Welfare Implications of Socialization of Puppies and Kittens

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The socialization period in companion animals is the time when they are most open to learning about their environment, their littermates, mother and other animals of their species, humans and other species. It is a time in the life of a puppy or kitten where providing diverse, positive experiences can prevent the development of fearful responses and subsequent behavioral problems. Dogs who had more social contacts or attended puppy classes before twelve weeks of age were less likely to develop fearful or aggressive behavior. Conversely, puppies and kittens dogs who lacked early non-fearful exposure to a range of environments, people, animals may become afraid and avoid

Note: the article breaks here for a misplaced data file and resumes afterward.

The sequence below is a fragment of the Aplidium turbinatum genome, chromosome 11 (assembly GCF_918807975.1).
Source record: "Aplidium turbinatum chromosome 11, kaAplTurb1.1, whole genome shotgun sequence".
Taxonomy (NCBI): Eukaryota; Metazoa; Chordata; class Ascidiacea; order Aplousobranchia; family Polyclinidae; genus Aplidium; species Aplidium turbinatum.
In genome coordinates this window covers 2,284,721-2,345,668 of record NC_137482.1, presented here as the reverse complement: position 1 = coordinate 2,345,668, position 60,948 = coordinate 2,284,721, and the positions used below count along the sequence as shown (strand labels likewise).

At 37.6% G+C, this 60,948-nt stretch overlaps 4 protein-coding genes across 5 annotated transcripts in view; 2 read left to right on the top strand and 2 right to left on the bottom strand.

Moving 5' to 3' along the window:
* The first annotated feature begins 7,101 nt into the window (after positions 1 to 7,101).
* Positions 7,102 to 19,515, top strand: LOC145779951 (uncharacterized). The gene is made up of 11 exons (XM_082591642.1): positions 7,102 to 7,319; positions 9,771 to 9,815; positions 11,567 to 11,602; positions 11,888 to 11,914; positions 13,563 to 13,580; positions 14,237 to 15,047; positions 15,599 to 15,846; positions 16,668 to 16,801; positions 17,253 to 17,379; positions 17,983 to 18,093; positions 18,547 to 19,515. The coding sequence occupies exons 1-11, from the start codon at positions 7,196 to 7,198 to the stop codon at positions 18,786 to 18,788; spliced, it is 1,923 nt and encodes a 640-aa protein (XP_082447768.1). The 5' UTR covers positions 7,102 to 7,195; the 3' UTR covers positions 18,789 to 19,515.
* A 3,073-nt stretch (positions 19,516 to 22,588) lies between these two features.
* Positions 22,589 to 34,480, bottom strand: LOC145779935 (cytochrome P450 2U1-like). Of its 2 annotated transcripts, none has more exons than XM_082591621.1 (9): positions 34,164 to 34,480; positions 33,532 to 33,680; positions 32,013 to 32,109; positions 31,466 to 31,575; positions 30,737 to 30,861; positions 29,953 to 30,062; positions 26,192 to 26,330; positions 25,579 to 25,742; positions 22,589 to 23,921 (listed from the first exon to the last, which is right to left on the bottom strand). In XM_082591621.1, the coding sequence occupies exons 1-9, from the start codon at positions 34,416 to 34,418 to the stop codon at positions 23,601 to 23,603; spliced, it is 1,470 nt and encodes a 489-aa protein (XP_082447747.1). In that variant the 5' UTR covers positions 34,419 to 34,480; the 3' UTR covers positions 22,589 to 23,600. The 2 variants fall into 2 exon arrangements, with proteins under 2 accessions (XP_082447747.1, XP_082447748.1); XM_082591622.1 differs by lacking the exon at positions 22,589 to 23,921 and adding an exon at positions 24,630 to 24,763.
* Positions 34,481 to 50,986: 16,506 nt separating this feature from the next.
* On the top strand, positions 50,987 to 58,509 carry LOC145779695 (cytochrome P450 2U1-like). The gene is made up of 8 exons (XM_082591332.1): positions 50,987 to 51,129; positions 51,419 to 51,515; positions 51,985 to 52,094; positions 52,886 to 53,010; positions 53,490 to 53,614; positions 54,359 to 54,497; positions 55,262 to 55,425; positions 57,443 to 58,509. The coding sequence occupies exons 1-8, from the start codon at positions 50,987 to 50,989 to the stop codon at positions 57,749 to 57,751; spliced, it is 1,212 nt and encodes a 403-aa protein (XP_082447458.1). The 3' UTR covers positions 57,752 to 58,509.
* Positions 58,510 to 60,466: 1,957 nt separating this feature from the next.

these situations. In general, animals reared in barren environments (both socially and physically) are unable to deal effectively with the environment and activities a normal companion animal will experience. Socialization must be carried out in a manner that is mindful of the risk of disease and injury—however these risks can be managed and should not preclude provision of appropriate socialization experiences as described below.

American Veterinary Medical Association Animal Welfare Division. (2015). Literature Review on the Welfare Implications of Socialization of Puppies & Kittens. Retrieved February 12, 2022, from https://www.avma.org/sites/default/files/resources/socialization_puppies_kittens.pdf

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Topic(s): Behavior, Breeder Resource, Socialization